The largest and best known forests of the municipality include the Honeret, Guggenbüehl and Röhrenmoos.

The Honeret forest lies on a side moraine of the Linth glacier ("Linthgletscher"). There are over 200 prominent stones through the woods, up to erratic boulders as big as 25 m2 (270 sq ft). The Honeret and the Guggenbüehl-Wald are separated by only one main street. In the forest, there are a few springs from which the brooks Tobelbach and Stoffelbach rise and then flow down into the Reppisch. Also in the forest lies the forest cottage "Lorenzhütte."

The Guggenbüehl forest lies wholly within Dietikon. Within the forest lies the "Giigelibode" pond. It has neither inflow nor outflow. A Vita course is in the forest.


Marmoriweiher pond alongside the Reppisch

The municipality is located on the A3 motorway.

Dietikon railway station and Glanzenberg railway station are stops of the S-Bahn Zürich on the lines S3 and S12. Dietikon railway station is also the terminus of the line S17 provided by the Bremgarten-Dietikon-Bahn.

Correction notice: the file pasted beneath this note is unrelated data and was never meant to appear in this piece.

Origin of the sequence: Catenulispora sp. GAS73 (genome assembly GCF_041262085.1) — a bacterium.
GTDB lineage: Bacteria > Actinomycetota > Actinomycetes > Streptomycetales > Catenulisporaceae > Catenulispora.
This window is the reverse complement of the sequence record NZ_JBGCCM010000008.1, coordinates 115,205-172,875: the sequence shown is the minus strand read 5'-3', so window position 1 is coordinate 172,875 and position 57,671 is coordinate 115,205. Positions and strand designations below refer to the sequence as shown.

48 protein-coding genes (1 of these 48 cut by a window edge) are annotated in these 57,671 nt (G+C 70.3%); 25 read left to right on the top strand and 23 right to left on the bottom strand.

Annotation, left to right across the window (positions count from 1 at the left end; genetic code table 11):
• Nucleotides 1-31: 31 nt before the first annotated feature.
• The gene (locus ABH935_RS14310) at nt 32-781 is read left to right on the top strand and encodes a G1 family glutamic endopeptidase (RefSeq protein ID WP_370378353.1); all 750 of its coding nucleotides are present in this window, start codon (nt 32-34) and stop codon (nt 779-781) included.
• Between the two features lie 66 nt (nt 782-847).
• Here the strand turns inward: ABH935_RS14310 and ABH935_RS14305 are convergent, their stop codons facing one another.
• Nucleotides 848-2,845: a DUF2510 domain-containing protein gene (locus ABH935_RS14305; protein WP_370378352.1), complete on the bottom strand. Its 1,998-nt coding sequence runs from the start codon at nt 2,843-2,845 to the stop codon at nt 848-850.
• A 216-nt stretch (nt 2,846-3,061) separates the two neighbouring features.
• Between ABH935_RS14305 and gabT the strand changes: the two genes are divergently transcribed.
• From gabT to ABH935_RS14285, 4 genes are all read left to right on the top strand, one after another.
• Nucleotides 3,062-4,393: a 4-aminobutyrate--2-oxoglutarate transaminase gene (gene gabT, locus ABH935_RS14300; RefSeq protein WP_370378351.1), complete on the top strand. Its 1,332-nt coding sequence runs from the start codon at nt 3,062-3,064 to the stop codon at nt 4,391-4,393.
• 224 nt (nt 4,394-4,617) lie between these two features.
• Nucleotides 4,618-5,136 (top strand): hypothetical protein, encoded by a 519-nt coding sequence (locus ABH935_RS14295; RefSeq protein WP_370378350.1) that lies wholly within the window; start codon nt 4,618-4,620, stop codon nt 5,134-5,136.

Important running waters that flow through Dietikon are the Limmat and its tributary Reppisch. Wide brooks are the approximately 3 km (1.9 mi) long Schäflibach and the Teischlibach. The Schäflibach is created with the flows together from Allmendbach and Stockacherbach and leads into the Limmat. The Teischlibach originates from Röhrenmoos in the forest above Dietikon and also leads into the Limmat. The Marmoriweiher lies in the Grunschen a place used for gaming and grilling. The Marmoriweiher is an artificial pond, that was positioned for the water supply of the fire brigade. For this, a distraction canal was built with the Grunschen. Later, the pond of a marble factory served. This gave it its name.